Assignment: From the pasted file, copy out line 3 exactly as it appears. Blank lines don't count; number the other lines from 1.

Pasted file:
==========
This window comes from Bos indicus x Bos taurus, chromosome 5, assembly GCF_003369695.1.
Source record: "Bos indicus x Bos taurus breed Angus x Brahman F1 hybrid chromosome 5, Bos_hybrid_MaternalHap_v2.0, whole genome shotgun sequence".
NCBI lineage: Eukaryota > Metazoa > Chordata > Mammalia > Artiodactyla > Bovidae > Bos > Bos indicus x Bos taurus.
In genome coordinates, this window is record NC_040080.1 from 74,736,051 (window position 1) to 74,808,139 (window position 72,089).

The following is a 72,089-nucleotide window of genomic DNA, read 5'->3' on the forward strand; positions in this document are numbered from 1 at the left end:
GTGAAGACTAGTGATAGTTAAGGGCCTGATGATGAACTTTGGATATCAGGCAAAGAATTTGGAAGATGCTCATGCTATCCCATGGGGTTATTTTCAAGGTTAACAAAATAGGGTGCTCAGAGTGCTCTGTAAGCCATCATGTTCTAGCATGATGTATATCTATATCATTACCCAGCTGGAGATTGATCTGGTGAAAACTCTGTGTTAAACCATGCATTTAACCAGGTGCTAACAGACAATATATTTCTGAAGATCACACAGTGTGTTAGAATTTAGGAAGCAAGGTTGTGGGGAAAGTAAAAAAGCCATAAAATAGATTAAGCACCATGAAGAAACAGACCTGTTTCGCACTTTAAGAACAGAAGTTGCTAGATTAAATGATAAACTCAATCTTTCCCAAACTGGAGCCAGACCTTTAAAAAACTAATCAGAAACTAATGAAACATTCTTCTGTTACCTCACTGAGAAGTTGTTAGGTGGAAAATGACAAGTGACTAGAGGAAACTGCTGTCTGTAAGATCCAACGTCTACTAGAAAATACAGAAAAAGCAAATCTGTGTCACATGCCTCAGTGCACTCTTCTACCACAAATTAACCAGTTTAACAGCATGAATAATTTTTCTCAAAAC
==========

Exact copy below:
NCBI lineage: Eukaryota > Metazoa > Chordata > Mammalia > Artiodactyla > Bovidae > Bos > Bos indicus x Bos taurus.